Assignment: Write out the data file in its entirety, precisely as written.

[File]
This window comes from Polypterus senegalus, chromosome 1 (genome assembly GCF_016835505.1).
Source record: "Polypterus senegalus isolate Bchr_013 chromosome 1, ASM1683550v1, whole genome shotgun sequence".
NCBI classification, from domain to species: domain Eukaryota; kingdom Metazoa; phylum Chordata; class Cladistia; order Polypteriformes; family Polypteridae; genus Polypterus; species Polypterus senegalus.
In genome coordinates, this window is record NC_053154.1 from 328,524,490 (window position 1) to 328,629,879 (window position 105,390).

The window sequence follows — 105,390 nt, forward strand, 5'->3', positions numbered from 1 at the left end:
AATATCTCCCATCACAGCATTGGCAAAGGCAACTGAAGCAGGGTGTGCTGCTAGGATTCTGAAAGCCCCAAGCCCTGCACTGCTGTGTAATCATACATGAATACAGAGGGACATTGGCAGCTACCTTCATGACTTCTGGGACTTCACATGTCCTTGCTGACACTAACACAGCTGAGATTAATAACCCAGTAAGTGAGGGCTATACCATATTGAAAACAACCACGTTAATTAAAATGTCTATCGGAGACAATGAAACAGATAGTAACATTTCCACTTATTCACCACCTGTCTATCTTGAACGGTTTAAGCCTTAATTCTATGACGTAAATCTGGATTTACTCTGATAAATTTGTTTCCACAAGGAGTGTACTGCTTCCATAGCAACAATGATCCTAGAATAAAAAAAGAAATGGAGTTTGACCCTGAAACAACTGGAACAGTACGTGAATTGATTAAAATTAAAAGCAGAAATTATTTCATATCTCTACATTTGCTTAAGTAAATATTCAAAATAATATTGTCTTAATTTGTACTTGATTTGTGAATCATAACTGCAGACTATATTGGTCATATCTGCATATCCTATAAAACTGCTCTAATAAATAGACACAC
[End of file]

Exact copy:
This window comes from Polypterus senegalus, chromosome 1 (genome assembly GCF_016835505.1).
Source record: "Polypterus senegalus isolate Bchr_013 chromosome 1, ASM1683550v1, whole genome shotgun sequence".
NCBI classification, from domain to species: domain Eukaryota; kingdom Metazoa; phylum Chordata; class Cladistia; order Polypteriformes; family Polypteridae; genus Polypterus; species Polypterus senegalus.
In genome coordinates, this window is record NC_053154.1 from 328,524,490 (window position 1) to 328,629,879 (window position 105,390).

The window sequence follows — 105,390 nt, forward strand, 5'->3', positions numbered from 1 at the left end:
AATATCTCCCATCACAGCATTGGCAAAGGCAACTGAAGCAGGGTGTGCTGCTAGGATTCTGAAAGCCCCAAGCCCTGCACTGCTGTGTAATCATACATGAATACAGAGGGACATTGGCAGCTACCTTCATGACTTCTGGGACTTCACATGTCCTTGCTGACACTAACACAGCTGAGATTAATAACCCAGTAAGTGAGGGCTATACCATATTGAAAACAACCACGTTAATTAAAATGTCTATCGGAGACAATGAAACAGATAGTAACATTTCCACTTATTCACCACCTGTCTATCTTGAACGGTTTAAGCCTTAATTCTATGACGTAAATCTGGATTTACTCTGATAAATTTGTTTCCACAAGGAGTGTACTGCTTCCATAGCAACAATGATCCTAGAATAAAAAAAGAAATGGAGTTTGACCCTGAAACAACTGGAACAGTACGTGAATTGATTAAAATTAAAAGCAGAAATTATTTCATATCTCTACATTTGCTTAAGTAAATATTCAAAATAATATTGTCTTAATTTGTACTTGATTTGTGAATCATAACTGCAGACTATATTGGTCATATCTGCATATCCTATAAAACTGCTCTAATAAATAGACACAC